It’s no scoop to say Calgary’s condo market continues to boom, with more choice than ever for homebuyers, whether in the inner city or the suburbs.
But if there’s one part of town where momentum seems to be growing, it’s the East Village.
“Even though it’s been really busy since we started in 2007, it really didn’t mean anything to anybody until there were cranes — now there’s four or five cranes,” says Susan Veres, vice-president of marketing and communications for the Calgary Municipal Land Corp., which was set up by the City to oversee development and master-planning for the 49 acres east of downtown.
As of spring 2014, East Village sees construction well under way on Embassy Bosa’s Fuse and FRAM+Slokker’s First, with Embassy Bosa recently launching the Garden Collection, a new phase of its Pulse tower, and FRAM+Slokker launching a new development called Verve.
“Our partners are doing very well, and we hope to announce a third partner — a Calgary-based land developer, which will be for another multi-family condo development,” says Veres.
Nearby communities have also been busy on the condo front.
Mosaic Bridgeland, Brookfield Residential’s first inner-city multi-family development, sold out in February, reports sales and marketing manager Kelly Halliday.
“In terms of suburban townhomes, we’re still selling in Cranston, Auburn Bay and McKenzie Towne,” she says. “We broke ground on Muskoka in Auburn Bay in the fall, and it’s actively under construction.” Muskoka joins ongoing development at Harvest Mosaic and Mosaic Riverstone, both in Cranston.
Qualex-Landmark’s MARK on 10th tower south of downtown is 92 per cent sold, says Parham Mahboubi, vice-president of marketing and new developments.
“While the condo market in Calgary has been quite robust, Qualex-Landmark’s outlook for 2014 is equally as optimistic,” he says, noting there has been “a high proportion of repeat (Qualex-Landmark) buyers,” and adding that, as the sellout point for MARK approaches, the company is preparing to launch Park Point, a two-tower community across the street from Central Memorial Park.
“(We) will be taking park-side living to a whole new level,” Mahboubi says.
Avi Urban, which recently released new homes in its Edison at Walden community, and with pre-construction sell outs reported in The Post and Nolan Hill and Sawyer Silverado, is also looking to the future, with apartment-style condos in Auburn Bay and townhome projects in Sherwood and Currie Barracks being launched over the summer.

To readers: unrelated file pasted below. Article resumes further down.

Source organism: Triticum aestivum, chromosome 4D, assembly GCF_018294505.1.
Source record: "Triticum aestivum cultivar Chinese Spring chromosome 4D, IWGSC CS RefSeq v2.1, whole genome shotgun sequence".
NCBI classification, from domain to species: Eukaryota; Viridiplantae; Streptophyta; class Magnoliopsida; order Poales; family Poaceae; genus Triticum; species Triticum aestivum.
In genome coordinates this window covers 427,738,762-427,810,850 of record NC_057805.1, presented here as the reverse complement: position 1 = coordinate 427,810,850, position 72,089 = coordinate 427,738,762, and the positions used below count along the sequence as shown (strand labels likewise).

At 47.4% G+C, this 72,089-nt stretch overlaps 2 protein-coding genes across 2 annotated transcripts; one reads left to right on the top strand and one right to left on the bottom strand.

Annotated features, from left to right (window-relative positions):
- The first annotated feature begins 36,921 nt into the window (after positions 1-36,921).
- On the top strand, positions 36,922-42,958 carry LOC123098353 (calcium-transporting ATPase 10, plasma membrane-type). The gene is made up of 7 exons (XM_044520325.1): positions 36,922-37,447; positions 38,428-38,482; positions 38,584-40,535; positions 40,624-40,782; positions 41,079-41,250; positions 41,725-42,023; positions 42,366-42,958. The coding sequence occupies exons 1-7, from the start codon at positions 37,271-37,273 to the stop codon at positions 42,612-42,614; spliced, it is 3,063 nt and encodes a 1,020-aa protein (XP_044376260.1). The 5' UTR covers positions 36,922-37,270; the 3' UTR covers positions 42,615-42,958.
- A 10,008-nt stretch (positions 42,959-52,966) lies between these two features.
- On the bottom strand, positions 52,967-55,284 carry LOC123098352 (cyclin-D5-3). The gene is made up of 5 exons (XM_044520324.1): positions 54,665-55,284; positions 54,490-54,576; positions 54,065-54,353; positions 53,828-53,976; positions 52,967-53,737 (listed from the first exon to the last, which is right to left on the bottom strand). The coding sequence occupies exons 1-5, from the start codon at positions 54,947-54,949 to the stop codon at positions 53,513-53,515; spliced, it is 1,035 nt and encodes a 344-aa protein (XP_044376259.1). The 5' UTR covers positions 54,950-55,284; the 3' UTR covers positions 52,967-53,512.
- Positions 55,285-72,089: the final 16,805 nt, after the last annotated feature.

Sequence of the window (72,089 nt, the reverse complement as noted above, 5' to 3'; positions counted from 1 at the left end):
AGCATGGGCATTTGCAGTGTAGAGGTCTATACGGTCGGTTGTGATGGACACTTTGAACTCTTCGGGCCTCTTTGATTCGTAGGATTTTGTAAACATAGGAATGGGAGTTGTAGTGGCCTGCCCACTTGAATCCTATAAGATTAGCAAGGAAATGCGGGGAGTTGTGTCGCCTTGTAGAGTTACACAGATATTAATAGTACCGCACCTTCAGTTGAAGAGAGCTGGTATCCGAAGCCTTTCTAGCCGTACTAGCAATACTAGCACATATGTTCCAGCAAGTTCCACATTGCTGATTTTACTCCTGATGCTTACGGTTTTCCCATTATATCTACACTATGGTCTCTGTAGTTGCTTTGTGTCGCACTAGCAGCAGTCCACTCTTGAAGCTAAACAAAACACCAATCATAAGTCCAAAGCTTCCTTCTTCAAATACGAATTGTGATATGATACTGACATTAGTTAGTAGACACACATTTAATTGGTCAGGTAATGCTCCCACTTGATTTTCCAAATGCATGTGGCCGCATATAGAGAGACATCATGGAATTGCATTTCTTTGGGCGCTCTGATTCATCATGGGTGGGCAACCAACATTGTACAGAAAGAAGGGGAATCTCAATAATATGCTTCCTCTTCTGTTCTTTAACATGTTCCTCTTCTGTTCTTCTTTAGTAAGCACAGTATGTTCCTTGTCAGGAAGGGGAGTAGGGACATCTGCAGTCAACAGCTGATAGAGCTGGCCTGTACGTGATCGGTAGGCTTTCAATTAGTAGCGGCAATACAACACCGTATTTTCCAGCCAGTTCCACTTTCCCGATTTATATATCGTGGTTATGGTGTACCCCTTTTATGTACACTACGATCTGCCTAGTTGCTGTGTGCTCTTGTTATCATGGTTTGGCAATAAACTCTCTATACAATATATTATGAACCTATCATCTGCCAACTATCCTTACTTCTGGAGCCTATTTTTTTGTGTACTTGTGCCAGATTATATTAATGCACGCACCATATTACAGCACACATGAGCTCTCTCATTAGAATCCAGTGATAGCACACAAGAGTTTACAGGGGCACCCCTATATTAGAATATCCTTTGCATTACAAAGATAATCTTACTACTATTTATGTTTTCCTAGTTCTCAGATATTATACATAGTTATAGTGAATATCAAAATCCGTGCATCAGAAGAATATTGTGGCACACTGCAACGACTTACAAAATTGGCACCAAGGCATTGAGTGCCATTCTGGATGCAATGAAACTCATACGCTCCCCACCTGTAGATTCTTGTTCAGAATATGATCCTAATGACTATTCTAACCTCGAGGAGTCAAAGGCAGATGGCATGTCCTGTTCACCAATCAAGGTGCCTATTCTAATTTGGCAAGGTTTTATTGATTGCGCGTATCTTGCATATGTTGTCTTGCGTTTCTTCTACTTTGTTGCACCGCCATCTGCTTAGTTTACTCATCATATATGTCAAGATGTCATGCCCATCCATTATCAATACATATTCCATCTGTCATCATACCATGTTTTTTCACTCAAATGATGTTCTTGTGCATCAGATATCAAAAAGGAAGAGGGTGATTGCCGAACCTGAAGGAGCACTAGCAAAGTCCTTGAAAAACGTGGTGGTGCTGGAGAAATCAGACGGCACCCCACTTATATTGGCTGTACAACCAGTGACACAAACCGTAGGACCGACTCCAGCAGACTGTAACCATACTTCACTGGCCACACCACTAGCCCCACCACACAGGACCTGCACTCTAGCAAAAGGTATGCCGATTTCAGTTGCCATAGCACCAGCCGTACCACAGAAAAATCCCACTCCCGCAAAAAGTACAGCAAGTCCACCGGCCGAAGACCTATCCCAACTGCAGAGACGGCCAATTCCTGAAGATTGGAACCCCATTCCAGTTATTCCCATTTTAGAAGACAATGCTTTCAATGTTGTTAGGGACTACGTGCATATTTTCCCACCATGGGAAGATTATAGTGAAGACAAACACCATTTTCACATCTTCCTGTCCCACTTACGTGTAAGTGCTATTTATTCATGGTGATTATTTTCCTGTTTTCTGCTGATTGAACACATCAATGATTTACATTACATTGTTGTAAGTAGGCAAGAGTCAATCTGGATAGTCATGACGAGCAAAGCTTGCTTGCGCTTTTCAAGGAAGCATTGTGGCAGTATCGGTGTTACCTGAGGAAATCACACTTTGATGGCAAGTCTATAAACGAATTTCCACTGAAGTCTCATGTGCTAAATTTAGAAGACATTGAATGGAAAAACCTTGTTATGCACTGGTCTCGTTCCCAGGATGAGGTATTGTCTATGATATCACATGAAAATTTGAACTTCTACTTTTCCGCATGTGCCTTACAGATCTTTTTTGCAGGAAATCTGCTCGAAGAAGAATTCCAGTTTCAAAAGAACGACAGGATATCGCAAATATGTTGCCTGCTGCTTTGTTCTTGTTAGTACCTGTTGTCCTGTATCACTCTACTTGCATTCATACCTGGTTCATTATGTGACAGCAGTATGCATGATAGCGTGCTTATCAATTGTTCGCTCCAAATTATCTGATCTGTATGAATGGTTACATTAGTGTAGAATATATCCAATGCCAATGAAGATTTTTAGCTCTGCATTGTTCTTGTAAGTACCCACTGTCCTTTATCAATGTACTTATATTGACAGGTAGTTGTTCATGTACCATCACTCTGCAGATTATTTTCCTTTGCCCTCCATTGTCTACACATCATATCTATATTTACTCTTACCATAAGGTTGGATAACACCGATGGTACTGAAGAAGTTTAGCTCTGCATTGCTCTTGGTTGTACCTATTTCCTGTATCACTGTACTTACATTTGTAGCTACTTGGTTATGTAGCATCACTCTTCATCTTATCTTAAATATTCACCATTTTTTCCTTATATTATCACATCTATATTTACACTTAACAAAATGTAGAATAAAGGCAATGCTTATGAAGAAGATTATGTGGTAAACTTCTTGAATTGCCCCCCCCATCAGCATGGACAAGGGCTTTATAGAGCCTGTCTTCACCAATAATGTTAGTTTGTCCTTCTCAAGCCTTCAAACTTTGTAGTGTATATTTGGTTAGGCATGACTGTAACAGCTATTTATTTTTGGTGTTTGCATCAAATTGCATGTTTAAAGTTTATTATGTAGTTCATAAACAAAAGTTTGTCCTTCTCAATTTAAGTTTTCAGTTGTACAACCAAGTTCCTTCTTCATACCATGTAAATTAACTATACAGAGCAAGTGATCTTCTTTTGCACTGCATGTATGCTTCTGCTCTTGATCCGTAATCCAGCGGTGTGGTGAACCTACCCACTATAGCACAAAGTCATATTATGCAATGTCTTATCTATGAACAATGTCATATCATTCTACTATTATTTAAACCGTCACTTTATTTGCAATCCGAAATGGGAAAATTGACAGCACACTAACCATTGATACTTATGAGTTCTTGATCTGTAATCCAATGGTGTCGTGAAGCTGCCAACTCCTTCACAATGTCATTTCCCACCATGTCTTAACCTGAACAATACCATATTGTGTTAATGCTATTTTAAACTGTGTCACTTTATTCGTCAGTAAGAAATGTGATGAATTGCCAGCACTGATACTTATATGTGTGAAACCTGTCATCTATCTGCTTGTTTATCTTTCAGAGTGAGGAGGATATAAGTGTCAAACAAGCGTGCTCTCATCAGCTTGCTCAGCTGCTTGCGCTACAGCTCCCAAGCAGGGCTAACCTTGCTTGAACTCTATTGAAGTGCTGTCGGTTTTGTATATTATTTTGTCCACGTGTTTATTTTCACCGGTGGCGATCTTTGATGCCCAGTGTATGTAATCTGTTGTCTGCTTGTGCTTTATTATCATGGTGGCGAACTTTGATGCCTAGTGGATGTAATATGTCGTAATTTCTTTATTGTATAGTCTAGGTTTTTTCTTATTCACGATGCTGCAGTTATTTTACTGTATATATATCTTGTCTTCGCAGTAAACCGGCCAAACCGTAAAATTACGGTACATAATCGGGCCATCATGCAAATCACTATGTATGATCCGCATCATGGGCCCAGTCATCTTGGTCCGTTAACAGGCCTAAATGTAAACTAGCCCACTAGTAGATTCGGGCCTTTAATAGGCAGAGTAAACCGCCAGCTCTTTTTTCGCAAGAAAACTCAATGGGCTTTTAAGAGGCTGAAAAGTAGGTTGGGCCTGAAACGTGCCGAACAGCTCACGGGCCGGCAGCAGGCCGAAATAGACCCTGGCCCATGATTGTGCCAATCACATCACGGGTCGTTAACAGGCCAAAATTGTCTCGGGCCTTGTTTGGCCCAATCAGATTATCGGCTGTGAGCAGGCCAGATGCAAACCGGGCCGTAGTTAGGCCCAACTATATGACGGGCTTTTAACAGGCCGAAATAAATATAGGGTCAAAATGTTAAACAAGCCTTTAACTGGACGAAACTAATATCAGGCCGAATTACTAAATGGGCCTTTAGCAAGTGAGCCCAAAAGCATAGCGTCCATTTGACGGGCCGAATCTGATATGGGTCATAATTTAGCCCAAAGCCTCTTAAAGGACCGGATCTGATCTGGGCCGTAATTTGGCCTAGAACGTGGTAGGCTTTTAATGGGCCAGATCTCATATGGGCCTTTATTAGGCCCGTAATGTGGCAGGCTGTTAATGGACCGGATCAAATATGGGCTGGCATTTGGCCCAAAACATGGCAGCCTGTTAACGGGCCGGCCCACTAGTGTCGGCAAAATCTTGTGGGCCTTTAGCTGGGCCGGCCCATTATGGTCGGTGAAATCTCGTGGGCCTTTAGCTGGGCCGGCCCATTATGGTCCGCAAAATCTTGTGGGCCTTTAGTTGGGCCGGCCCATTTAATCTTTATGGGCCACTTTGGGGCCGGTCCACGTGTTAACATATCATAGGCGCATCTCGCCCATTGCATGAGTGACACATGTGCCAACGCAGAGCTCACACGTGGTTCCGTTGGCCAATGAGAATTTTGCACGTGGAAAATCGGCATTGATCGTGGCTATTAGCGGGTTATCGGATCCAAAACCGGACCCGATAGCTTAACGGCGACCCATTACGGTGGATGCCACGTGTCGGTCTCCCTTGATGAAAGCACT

Meanwhile, the former Victoria Park area is also seeing action as 2014 warms up. The Guardian by Hon Developments has already sold out its first tower, now under construction, and sales for a second tower opened on March 22.
“I think there’s a lot of demand, especially in the one-bedroom segment,” says Ernest Hon, director of marketing and sales. “Well-designed one-bedroom suites are in somewhat short supply, and a lot of new residents from other provinces or even (locally) are looking for this.”
Hon says the new tower equals its twin at 44 storeys, adding this will make The Guardian the tallest all-residential tower in Calgary when it’s completed (first possessions in tower one are expected in 2015).
ON THE SIDE
Condominium sales continue to be a shining light in Calgary’s real estate market, according to recent sales statistics from the Calgary Real Estate Board.
Stats released in early March showed that year-to-date condominium apartment and townhome listings went up 17 per cent and four per cent, respectively, compared to only 1.9 per cent for single-family homes.
CREB president Bill Kirk, in a press release, credited the rise to the fact 54 per cent of new apartment-style condos were priced below $300,000, “which is providing options for consumers looking for affordable product.”
According to the CREB, sales of condo apartments totaled approximately $117.7 million in February 2014 (or just under $200 million, year-to-date), while just over $100 million worth of town houses (or about $176.5 million, year to date) were sold.
The CREB reports the average listing price for condominium apartments in February was $283,400 (a 12.4-per cent jump over February 2013) and $309,700 for townhomes. By comparison, the “unadjusted benchmark price” for single-family homes in February was $482,800, up 9.1 per cent from last year.
Condo prices outside Calgary in towns covered by the CREB continued to be slightly less than the big city in February, with benchmark condo apartment prices at $202,700 and $256,700 for townhomes.